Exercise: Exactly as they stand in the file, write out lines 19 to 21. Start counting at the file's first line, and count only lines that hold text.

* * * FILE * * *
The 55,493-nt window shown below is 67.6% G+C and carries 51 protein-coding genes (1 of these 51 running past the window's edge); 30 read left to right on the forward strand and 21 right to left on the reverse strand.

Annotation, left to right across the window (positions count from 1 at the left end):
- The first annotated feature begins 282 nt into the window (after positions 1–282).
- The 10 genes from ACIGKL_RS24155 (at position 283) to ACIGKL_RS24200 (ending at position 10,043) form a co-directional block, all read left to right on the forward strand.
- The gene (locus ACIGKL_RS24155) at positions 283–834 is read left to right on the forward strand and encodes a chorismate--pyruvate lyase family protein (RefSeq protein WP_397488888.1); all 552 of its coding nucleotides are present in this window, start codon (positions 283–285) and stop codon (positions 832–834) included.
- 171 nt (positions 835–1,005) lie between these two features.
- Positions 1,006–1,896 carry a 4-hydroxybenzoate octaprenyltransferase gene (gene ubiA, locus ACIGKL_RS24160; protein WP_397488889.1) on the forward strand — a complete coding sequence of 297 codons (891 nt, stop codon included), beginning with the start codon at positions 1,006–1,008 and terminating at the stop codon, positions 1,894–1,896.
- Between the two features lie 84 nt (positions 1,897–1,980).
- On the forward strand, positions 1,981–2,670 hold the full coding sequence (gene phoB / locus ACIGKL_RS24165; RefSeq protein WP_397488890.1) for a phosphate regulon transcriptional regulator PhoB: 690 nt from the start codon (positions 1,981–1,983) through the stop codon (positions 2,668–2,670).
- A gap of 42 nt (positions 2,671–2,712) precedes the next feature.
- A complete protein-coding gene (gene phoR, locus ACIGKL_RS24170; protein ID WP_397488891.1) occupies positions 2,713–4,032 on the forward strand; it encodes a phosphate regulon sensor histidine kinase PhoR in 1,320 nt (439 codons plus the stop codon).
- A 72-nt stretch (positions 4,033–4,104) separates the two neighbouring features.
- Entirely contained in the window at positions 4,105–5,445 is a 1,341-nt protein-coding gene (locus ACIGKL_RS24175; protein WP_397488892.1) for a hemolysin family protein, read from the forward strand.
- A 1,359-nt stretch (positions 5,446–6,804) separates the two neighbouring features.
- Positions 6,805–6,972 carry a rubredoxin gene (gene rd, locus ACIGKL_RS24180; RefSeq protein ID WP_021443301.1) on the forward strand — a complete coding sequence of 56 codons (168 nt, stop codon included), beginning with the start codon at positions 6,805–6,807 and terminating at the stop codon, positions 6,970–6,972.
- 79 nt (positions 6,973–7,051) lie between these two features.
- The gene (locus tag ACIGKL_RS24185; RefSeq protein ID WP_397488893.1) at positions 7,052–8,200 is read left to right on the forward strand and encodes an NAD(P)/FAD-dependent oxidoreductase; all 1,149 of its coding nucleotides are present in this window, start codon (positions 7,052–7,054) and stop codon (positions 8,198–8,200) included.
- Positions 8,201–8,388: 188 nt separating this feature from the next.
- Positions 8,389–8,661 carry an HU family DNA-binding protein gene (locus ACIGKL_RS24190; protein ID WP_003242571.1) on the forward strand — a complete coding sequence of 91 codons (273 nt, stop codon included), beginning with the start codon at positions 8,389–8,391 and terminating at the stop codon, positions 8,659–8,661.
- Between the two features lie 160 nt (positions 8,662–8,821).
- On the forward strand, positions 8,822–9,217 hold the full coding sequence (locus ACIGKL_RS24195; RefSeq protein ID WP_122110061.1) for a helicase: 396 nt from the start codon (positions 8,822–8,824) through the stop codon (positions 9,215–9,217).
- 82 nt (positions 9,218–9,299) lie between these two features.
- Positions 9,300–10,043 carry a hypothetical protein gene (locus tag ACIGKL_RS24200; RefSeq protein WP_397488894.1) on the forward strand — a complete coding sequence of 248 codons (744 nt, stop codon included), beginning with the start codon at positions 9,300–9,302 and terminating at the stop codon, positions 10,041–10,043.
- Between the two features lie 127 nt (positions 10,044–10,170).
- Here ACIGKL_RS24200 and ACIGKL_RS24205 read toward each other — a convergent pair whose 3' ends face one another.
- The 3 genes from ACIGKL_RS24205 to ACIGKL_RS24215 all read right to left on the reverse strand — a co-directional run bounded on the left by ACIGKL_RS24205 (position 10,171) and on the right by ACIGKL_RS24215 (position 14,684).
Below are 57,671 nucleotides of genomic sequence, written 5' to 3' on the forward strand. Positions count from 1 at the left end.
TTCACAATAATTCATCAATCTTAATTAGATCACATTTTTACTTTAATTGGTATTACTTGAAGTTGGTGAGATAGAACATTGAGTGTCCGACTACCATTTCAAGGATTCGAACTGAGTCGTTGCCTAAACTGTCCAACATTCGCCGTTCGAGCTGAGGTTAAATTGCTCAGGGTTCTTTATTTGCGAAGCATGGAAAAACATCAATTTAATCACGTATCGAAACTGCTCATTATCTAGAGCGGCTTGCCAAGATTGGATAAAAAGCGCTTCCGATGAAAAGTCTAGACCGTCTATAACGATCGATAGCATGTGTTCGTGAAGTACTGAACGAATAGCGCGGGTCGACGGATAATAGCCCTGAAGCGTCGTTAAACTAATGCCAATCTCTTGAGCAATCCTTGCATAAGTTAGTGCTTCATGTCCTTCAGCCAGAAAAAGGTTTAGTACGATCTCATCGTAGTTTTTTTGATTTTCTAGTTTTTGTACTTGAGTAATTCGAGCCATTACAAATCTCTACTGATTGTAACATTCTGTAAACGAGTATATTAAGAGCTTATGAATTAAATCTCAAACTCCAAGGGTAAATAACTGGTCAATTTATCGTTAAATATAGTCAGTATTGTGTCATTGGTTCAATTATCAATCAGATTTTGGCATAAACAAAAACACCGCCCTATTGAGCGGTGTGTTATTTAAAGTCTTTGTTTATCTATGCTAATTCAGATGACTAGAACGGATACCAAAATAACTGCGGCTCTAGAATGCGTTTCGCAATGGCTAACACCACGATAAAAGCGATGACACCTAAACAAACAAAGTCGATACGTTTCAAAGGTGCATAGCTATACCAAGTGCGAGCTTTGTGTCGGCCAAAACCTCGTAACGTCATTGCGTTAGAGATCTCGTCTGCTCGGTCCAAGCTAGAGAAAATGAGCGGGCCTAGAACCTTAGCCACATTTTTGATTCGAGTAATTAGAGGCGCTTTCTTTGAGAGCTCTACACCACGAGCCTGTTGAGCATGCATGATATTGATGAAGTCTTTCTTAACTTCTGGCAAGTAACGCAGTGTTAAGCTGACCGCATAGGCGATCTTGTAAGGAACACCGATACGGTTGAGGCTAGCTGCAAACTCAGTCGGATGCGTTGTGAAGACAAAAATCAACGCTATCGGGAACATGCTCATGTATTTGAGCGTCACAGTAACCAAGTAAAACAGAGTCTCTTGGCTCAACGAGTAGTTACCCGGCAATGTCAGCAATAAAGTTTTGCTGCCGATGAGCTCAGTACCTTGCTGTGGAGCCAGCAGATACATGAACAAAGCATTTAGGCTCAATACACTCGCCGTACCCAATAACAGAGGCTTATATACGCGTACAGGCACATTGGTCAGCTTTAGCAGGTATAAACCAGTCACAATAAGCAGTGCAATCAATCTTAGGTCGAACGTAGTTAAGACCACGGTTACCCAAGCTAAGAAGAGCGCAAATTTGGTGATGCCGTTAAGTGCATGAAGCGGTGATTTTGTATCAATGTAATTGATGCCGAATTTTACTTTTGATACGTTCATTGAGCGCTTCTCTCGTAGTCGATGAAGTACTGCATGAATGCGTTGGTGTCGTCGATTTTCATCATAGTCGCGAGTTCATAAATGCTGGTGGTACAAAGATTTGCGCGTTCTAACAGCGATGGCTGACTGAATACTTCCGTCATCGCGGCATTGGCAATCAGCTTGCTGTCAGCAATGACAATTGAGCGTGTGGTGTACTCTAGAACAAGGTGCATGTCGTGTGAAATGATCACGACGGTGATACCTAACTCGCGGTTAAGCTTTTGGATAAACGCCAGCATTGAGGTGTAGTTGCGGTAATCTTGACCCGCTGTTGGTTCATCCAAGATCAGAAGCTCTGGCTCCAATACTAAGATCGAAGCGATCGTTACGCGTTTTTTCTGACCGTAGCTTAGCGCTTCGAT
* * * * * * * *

- Positions 8,389–8,661 carry an HU family DNA-binding protein gene (locus ACIGKL_RS24190; protein ID WP_003242571.1) on the forward strand — a complete coding sequence of 91 codons (273 nt, stop codon included), beginning with the start codon at positions 8,389–8,391 and terminating at the stop codon, positions 8,659–8,661.
- Between the two features lie 160 nt (positions 8,662–8,821).
- On the forward strand, positions 8,822–9,217 hold the full coding sequence (locus ACIGKL_RS24195; RefSeq protein ID WP_122110061.1) for a helicase: 396 nt from the start codon (positions 8,822–8,824) through the stop codon (positions 9,215–9,217).